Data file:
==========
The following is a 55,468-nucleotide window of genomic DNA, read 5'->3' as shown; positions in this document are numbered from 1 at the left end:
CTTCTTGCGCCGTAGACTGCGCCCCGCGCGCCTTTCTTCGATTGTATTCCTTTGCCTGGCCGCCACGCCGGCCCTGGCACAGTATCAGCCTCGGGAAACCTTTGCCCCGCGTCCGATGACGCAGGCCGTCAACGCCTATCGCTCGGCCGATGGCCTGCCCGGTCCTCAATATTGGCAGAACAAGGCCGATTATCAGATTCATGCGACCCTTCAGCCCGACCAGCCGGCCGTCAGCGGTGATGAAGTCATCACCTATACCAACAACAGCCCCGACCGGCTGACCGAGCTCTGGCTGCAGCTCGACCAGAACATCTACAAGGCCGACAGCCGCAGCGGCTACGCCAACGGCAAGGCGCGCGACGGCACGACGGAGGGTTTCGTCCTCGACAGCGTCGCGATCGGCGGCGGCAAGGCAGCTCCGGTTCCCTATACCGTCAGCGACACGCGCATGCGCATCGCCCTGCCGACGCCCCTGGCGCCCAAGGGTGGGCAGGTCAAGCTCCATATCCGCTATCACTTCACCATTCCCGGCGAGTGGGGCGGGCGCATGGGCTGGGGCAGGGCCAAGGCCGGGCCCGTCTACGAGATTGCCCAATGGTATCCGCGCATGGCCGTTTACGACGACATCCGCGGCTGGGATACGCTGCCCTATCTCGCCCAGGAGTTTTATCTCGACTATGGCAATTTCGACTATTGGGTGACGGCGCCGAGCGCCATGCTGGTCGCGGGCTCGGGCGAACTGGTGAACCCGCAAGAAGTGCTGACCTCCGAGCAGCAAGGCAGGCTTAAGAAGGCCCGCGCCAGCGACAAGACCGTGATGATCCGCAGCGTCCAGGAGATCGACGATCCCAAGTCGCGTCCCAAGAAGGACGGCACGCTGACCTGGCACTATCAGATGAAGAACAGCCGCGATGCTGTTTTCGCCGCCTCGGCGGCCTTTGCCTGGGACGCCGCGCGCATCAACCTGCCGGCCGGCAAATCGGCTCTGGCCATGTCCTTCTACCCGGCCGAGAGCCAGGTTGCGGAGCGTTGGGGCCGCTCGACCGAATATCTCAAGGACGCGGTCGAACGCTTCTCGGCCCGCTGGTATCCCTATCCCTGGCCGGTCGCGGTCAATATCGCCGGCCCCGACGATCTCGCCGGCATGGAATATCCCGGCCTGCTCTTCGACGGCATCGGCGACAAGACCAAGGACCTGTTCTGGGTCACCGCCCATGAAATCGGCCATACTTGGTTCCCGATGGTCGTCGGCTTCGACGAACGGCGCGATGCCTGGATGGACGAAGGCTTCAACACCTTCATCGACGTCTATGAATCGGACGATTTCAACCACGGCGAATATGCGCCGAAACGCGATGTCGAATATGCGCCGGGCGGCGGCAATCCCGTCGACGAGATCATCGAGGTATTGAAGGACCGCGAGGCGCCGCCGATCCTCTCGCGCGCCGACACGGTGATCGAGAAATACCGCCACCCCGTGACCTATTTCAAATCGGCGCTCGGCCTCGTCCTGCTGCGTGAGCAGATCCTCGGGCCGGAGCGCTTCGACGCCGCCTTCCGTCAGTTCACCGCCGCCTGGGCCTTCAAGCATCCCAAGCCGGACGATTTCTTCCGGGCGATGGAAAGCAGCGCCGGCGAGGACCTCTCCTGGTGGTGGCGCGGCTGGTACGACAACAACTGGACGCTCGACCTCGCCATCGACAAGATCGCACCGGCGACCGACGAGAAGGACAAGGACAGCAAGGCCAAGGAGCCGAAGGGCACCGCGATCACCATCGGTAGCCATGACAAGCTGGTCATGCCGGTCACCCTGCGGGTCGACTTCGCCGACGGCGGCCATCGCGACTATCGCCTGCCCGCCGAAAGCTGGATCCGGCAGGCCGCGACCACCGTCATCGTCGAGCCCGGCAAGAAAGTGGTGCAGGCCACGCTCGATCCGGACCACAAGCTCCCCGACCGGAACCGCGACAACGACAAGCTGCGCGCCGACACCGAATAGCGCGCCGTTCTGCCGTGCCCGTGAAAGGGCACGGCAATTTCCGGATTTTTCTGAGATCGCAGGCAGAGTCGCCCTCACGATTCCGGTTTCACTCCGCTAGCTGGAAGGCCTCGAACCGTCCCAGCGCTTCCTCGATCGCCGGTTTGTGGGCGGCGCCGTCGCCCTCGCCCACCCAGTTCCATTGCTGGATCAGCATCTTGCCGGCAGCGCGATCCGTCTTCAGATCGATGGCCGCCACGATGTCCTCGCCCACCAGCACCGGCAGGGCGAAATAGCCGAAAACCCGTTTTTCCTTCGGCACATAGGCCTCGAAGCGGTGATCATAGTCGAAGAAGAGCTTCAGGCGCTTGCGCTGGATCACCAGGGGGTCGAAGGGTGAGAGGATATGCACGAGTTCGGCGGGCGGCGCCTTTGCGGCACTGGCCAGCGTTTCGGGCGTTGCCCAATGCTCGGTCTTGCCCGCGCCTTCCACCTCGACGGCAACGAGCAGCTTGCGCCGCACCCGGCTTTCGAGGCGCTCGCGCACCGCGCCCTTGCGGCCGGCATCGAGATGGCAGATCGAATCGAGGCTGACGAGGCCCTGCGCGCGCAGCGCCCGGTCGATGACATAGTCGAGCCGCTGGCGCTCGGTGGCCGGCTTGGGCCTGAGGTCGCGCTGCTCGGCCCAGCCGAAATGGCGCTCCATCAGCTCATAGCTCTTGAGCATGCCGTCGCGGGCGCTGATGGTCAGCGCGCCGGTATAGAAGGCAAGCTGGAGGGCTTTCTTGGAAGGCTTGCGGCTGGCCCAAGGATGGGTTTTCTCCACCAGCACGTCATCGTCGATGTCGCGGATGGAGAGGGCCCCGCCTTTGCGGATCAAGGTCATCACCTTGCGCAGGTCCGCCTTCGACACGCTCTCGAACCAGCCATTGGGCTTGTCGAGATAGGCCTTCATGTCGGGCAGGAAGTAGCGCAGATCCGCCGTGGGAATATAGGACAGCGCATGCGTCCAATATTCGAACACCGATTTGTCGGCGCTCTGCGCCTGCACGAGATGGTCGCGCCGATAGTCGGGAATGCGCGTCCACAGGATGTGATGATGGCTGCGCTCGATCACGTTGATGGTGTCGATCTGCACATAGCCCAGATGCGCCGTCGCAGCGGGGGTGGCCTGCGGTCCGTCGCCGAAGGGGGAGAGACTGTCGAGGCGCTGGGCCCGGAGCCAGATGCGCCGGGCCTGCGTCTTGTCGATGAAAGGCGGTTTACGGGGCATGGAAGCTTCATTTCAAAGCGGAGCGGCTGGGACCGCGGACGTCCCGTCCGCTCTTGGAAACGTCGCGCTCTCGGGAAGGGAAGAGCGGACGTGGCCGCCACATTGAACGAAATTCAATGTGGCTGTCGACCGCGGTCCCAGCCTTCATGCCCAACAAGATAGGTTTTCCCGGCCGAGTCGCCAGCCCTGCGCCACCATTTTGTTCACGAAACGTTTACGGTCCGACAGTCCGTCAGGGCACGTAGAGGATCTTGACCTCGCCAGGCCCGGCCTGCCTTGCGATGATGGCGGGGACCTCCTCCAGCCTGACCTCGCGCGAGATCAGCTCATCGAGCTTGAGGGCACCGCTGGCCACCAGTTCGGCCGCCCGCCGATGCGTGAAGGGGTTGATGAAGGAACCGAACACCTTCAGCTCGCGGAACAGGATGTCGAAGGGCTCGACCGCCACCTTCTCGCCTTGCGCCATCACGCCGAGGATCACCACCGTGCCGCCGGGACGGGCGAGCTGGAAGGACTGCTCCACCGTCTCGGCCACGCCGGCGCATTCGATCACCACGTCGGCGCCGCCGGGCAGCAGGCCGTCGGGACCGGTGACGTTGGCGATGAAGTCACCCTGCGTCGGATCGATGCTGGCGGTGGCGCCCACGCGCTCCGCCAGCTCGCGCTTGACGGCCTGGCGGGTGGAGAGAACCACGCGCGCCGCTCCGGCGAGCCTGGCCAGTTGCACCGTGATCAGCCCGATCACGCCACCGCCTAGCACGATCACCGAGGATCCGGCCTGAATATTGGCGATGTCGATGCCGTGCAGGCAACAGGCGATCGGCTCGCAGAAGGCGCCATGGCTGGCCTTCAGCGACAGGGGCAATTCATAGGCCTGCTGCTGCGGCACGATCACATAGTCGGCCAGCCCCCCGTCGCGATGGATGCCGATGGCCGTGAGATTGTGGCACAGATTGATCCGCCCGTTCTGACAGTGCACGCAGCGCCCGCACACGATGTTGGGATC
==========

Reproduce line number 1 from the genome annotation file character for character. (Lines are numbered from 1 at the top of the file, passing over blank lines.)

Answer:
The following is a 55,468-nucleotide window of genomic DNA, read 5'->3' as shown; positions in this document are numbered from 1 at the left end: